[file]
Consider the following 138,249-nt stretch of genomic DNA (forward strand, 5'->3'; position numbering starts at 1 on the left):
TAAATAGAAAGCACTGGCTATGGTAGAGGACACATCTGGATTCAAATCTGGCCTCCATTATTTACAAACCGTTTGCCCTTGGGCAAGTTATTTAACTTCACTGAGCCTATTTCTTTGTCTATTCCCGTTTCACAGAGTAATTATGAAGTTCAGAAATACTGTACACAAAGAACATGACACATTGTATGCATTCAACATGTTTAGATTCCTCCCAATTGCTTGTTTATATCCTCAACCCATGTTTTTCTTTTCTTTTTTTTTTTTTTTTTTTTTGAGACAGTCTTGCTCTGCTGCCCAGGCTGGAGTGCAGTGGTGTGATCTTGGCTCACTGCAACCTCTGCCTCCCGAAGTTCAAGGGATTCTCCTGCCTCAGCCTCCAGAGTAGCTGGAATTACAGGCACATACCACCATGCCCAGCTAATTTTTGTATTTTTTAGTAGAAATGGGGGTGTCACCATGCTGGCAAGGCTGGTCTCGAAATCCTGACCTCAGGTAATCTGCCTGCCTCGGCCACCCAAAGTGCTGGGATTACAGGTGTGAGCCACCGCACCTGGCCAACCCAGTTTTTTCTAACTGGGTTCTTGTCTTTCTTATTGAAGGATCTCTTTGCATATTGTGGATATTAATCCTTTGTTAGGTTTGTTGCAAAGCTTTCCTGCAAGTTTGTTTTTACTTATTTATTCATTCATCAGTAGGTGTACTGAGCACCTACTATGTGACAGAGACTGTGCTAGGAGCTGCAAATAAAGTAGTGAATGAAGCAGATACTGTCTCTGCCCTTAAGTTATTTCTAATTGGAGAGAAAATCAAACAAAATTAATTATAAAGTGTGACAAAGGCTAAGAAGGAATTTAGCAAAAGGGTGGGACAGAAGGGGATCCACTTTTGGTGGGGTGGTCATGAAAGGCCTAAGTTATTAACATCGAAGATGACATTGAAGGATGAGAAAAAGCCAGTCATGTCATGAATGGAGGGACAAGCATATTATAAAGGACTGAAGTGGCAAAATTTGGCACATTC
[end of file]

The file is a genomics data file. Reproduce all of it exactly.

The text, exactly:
Consider the following 138,249-nt stretch of genomic DNA (forward strand, 5'->3'; position numbering starts at 1 on the left):
TAAATAGAAAGCACTGGCTATGGTAGAGGACACATCTGGATTCAAATCTGGCCTCCATTATTTACAAACCGTTTGCCCTTGGGCAAGTTATTTAACTTCACTGAGCCTATTTCTTTGTCTATTCCCGTTTCACAGAGTAATTATGAAGTTCAGAAATACTGTACACAAAGAACATGACACATTGTATGCATTCAACATGTTTAGATTCCTCCCAATTGCTTGTTTATATCCTCAACCCATGTTTTTCTTTTCTTTTTTTTTTTTTTTTTTTTTGAGACAGTCTTGCTCTGCTGCCCAGGCTGGAGTGCAGTGGTGTGATCTTGGCTCACTGCAACCTCTGCCTCCCGAAGTTCAAGGGATTCTCCTGCCTCAGCCTCCAGAGTAGCTGGAATTACAGGCACATACCACCATGCCCAGCTAATTTTTGTATTTTTTAGTAGAAATGGGGGTGTCACCATGCTGGCAAGGCTGGTCTCGAAATCCTGACCTCAGGTAATCTGCCTGCCTCGGCCACCCAAAGTGCTGGGATTACAGGTGTGAGCCACCGCACCTGGCCAACCCAGTTTTTTCTAACTGGGTTCTTGTCTTTCTTATTGAAGGATCTCTTTGCATATTGTGGATATTAATCCTTTGTTAGGTTTGTTGCAAAGCTTTCCTGCAAGTTTGTTTTTACTTATTTATTCATTCATCAGTAGGTGTACTGAGCACCTACTATGTGACAGAGACTGTGCTAGGAGCTGCAAATAAAGTAGTGAATGAAGCAGATACTGTCTCTGCCCTTAAGTTATTTCTAATTGGAGAGAAAATCAAACAAAATTAATTATAAAGTGTGACAAAGGCTAAGAAGGAATTTAGCAAAAGGGTGGGACAGAAGGGGATCCACTTTTGGTGGGGTGGTCATGAAAGGCCTAAGTTATTAACATCGAAGATGACATTGAAGGATGAGAAAAAGCCAGTCATGTCATGAATGGAGGGACAAGCATATTATAAAGGACTGAAGTGGCAAAATTTGGCACATTC